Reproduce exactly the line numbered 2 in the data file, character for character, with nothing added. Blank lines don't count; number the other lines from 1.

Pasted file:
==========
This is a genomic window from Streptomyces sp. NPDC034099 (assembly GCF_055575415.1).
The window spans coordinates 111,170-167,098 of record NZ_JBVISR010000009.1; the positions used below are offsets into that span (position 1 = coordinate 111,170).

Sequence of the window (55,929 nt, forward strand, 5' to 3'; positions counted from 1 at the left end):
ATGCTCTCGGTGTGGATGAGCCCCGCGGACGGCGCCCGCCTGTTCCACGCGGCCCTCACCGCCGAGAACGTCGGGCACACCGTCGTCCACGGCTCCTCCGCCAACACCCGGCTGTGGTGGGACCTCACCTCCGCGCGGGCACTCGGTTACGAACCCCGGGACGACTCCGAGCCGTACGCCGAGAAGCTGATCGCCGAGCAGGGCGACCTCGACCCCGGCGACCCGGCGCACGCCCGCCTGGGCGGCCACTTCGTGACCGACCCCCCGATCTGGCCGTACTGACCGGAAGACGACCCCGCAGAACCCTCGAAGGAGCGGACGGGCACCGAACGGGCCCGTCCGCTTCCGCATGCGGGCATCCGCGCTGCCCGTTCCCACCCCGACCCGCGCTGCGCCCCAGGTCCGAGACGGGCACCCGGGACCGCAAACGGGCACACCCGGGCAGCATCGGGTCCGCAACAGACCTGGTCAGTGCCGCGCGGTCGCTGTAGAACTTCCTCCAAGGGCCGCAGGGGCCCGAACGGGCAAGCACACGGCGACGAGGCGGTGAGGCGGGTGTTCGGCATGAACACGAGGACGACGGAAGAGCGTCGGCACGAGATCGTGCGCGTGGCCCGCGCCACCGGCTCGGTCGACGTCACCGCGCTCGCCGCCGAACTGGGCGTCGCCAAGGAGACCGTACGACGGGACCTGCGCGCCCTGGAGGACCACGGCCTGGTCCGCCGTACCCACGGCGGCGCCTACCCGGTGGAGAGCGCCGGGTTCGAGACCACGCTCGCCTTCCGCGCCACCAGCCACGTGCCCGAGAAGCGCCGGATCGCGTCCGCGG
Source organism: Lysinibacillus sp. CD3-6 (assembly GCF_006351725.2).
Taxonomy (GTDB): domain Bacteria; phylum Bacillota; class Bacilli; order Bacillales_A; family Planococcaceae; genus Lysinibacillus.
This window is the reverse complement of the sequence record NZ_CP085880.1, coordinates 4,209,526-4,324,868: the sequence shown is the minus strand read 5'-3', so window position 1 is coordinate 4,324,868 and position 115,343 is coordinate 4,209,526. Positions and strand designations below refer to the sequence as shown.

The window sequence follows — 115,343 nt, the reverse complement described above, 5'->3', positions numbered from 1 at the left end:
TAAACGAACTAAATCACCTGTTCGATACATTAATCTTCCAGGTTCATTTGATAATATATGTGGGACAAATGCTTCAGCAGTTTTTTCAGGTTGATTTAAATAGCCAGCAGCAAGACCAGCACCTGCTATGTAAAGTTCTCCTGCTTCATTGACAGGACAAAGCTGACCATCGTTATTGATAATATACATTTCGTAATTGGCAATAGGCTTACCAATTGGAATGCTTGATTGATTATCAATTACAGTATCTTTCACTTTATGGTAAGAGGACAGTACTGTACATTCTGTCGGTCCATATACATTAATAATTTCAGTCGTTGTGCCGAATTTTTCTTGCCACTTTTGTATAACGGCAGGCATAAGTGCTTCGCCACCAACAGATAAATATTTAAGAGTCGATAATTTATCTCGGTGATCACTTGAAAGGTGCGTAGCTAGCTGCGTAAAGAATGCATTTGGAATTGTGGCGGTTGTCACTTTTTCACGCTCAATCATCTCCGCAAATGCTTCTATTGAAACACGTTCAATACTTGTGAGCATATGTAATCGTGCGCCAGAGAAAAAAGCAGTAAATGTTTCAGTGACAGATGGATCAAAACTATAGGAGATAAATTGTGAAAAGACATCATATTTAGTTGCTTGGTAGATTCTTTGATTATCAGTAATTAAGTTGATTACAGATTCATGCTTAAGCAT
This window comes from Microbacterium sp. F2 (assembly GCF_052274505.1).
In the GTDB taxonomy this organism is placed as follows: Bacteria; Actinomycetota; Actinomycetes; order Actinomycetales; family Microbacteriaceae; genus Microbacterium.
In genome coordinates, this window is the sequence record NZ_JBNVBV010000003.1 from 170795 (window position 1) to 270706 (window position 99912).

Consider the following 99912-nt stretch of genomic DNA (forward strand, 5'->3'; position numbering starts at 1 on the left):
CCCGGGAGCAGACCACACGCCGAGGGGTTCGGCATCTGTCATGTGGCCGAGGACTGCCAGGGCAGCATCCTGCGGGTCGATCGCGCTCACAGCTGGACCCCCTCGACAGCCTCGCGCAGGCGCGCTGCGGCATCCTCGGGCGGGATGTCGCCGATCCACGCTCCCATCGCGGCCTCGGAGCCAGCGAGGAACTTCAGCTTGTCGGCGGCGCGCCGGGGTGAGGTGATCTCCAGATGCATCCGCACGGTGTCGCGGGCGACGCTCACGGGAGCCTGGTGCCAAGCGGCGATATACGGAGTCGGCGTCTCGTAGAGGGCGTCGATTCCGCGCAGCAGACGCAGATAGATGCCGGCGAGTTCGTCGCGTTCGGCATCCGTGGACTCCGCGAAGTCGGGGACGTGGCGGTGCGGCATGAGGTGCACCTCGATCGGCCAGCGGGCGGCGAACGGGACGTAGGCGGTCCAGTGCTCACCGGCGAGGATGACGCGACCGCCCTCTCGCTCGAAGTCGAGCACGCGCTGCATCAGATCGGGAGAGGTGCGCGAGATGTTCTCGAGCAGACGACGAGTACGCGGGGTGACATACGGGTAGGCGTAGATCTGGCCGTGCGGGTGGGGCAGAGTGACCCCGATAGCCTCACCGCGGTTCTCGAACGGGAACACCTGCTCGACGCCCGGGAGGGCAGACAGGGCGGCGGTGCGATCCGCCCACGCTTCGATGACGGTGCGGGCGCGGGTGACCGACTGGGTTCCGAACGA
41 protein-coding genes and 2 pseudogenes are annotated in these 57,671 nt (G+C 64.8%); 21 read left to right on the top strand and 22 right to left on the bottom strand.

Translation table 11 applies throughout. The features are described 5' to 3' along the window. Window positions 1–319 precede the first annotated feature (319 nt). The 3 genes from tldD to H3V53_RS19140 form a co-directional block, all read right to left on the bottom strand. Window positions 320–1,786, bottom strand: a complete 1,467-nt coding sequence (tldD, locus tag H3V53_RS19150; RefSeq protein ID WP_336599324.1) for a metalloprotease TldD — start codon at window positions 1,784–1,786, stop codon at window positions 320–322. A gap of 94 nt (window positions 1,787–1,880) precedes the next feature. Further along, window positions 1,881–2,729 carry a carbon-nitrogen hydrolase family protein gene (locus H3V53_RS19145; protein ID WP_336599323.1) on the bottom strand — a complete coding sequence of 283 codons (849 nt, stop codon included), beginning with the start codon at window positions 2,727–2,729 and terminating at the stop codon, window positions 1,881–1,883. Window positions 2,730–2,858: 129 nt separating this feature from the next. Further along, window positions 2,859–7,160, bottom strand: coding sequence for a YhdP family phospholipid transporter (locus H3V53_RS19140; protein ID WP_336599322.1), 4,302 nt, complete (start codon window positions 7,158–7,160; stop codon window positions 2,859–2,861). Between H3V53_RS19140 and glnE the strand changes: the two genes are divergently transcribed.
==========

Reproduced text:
The window spans coordinates 111,170-167,098 of record NZ_JBVISR010000009.1; the positions used below are offsets into that span (position 1 = coordinate 111,170).